Good to hear. How's the Wife doing? Did you ever get around to building a power supply?
 

Thread Starter

RandyFL

Joined Aug 28, 2014
127
It's called inrush. It can be limited with a NTC thermistor or a resistor that is shorted after the inrush event.
Should always be done, and with a safety margin.
It's a matter of preference and sometimes safety. Given an option, I'd prefer to minimize the exposed 12V.
The current rating doesn't agree with the horsepower. I've never really paid attention to motor ratings, but it seems the rating is for surge current.

Make sure you use a switch rated for switching inductive loads or add a snubber circuit to prevent arcing.
Good to hear. How's the Wife doing? Did you ever get around to building a power supply?
I have to look thru and study what you wrote...^

It was a tough year for me and the wifey... my wife is slowly getting back to square one-she still has to deal with a large clot the went from her groin to the bottom of her leg ( her leg swelled up 3 times the size of her normal leg )...

its still in the planning stage ( the power supply ) :)
 

Thread Starter

RandyFL

Joined Aug 28, 2014
127
Its not a Single phase motor, its. a 12V DC motor, you said it takes 60amps, so you're going to need a circuit breaker for that value or at least 80A, as for a switch, use a relay or contactor.
dave...
whenst trying to put everything into the question I forgot about dc and ac ( and phases )...
whilest were talking about phases... the pulse coming from the number 3 pin on a 555 chip is it AC or pulsing DC ... and I don't know the answer to that before hand......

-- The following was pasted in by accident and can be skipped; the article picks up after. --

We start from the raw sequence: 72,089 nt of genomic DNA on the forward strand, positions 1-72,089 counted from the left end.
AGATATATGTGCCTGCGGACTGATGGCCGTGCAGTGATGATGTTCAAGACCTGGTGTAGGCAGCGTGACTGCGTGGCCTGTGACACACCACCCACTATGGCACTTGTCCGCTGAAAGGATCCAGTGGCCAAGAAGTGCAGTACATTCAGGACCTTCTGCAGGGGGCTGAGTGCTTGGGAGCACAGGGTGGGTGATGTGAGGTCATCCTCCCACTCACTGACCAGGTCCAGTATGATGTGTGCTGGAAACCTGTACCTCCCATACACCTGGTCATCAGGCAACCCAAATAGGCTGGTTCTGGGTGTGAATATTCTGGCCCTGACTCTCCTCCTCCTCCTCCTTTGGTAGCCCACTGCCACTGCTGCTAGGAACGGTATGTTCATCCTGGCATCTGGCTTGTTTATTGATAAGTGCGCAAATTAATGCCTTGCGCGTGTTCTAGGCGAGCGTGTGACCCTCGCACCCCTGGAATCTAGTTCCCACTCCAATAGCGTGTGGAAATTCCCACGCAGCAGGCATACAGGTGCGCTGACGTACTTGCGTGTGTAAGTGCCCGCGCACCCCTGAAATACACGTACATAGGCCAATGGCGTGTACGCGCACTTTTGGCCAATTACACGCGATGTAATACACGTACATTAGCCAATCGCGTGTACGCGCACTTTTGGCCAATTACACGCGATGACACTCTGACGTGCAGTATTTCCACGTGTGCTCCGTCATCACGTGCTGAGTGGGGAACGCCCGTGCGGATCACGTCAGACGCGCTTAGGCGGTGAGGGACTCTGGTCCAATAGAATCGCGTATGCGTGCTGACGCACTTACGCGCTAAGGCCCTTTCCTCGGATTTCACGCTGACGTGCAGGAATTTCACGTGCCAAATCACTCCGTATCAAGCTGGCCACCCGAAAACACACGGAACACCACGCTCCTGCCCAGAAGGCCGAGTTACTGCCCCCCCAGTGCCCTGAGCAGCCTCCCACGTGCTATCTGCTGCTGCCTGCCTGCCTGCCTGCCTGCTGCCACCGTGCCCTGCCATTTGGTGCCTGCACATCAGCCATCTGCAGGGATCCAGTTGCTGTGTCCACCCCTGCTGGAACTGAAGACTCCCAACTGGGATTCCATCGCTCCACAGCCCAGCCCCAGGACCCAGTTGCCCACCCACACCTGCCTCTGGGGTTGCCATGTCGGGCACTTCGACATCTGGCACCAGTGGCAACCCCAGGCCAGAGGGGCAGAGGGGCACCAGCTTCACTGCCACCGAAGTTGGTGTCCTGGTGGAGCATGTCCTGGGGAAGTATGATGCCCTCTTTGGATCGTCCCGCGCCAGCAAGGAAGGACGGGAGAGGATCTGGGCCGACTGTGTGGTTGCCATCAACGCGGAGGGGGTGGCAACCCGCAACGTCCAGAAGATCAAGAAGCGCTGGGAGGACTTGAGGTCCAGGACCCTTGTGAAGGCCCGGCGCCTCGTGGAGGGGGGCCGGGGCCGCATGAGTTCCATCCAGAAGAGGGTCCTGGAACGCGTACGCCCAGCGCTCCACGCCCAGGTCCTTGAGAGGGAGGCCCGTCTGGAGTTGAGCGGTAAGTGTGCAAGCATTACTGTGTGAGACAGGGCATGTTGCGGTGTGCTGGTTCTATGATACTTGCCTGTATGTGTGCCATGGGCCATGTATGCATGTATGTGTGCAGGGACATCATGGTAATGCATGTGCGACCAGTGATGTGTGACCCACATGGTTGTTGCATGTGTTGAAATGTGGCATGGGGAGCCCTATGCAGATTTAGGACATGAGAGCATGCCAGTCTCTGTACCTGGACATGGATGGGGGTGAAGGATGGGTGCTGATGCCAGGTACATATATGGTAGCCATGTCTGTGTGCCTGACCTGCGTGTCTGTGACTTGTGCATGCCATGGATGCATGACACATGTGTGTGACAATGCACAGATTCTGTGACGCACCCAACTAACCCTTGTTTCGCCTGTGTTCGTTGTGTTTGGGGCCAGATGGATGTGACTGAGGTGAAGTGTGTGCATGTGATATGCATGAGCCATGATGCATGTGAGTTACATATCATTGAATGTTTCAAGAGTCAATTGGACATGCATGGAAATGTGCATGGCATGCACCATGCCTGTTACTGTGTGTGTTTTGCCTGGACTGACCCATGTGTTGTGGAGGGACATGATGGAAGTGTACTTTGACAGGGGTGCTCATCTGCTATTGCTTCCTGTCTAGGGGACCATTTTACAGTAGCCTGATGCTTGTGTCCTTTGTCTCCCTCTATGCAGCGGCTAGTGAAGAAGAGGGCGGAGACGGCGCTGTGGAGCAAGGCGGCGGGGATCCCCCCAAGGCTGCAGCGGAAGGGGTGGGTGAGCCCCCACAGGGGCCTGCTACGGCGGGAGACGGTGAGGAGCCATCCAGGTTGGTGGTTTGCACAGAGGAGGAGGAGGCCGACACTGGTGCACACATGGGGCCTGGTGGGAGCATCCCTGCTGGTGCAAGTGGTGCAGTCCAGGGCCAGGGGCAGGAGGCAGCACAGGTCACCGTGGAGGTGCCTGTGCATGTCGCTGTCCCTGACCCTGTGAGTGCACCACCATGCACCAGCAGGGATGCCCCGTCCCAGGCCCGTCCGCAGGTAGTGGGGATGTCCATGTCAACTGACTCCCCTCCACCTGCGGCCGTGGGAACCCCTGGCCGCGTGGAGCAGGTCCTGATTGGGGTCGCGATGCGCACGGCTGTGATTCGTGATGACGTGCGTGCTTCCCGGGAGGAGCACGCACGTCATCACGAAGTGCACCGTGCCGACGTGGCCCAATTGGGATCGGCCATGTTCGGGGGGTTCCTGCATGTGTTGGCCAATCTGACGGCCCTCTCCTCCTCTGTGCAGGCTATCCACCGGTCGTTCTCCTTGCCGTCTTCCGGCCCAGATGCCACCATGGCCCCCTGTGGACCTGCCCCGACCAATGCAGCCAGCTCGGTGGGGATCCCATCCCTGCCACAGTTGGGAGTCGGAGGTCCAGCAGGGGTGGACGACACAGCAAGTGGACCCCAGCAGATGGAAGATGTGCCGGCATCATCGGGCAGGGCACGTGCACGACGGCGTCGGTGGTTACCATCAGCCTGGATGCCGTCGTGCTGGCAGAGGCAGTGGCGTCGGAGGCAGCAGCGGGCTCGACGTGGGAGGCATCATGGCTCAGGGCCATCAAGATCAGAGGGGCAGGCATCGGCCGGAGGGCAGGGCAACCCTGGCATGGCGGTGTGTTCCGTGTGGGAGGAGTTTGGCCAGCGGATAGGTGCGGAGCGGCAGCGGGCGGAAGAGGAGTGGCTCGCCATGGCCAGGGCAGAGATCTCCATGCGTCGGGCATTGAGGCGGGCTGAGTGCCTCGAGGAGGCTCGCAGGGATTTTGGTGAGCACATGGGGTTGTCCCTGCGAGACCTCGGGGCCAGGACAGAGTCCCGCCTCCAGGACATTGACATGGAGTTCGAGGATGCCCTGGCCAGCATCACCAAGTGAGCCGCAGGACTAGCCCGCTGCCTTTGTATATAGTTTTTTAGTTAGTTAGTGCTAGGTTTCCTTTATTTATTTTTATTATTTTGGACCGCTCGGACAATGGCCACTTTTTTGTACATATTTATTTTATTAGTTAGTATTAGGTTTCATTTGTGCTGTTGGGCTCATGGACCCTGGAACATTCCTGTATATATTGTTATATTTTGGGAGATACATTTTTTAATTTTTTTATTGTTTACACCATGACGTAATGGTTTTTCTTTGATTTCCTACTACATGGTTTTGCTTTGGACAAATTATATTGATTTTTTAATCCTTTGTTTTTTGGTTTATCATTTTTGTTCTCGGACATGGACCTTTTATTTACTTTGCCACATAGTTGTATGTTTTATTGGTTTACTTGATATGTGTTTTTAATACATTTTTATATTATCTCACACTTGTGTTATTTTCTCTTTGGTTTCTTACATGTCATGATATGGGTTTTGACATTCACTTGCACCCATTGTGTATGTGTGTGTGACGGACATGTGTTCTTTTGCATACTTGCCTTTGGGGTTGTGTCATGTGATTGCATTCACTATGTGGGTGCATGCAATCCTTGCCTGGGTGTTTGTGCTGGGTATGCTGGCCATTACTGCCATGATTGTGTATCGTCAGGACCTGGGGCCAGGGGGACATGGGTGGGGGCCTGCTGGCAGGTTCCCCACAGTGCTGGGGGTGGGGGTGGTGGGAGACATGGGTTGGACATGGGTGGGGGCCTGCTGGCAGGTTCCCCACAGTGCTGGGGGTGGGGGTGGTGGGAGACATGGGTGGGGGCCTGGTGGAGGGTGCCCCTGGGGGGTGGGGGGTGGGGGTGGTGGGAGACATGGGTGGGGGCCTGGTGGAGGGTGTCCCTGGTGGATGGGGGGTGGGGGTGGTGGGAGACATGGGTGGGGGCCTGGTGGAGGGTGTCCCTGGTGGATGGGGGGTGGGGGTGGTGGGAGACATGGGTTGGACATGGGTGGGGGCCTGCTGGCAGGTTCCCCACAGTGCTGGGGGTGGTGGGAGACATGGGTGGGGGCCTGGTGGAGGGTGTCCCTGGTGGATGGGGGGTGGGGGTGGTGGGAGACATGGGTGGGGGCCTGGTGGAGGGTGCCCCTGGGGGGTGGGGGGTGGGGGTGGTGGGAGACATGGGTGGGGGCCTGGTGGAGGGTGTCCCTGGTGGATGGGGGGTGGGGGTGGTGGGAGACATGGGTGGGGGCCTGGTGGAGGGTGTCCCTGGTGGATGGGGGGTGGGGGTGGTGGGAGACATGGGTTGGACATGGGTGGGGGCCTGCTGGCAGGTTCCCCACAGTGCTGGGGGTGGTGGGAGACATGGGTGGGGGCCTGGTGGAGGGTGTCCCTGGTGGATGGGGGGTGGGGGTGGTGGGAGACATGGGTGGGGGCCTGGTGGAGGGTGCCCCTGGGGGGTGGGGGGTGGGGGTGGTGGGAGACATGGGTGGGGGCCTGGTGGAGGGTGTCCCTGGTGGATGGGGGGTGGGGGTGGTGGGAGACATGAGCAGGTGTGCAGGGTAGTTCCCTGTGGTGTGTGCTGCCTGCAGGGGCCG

Thread Starter

RandyFL

Joined Aug 28, 2014
127
A contactor is an electrically controlled switch used for switching an electrical power circuit, similar to a relay except with higher current ratings.[1] A contactor is controlled by a circuit which has a much lower power level than the switched circuit.

Contactors come in many forms with varying capacities and features. Unlike a circuit breaker, a contactor is not intended to interrupt a short circuit current. Contactors range from those having a breaking current of several amperes to thousands of amperes and 24 V DC to many kilovolts. The physical size of contactors ranges from a device small enough to pick up with one hand, to large devices approximately a meter (yard) on a side.


At this point... after reading what a contactor does ( and I'm not opposed to using one down the line ) I would go for a Fuse or a circuit breaker... an 80 amp one.
R
 

Dodgydave

Joined Jun 22, 2012
8,571
The 555 timer is pulsed DC square wave,

As for the contactors, all they are is a relay with more contacts on them, and some have a motor current overload detector as well, you can use a 12V relay for a car with a set of 40- 60 amp contacts.
 

Thread Starter

RandyFL

Joined Aug 28, 2014
127
Make sure you use a switch rated for switching inductive loads or add a snubber circuit to prevent arcing.
I have a Battery cut-off switch rated for 300 amps...

Could you show me a switch rated for inductive loads...
and
And a snubber circuit ...

All the best
R
 

Thread Starter

RandyFL

Joined Aug 28, 2014
127
ok...Got it.
12 V 60/80 Amp Bosch Style S Relay with Harness Socket Automotive
Could you show me the circuit to use it in...?

And the snubber circuit?

sorry for the simple questions and the redundancy

All the best
R
 

Thread Starter

RandyFL

Joined Aug 28, 2014
127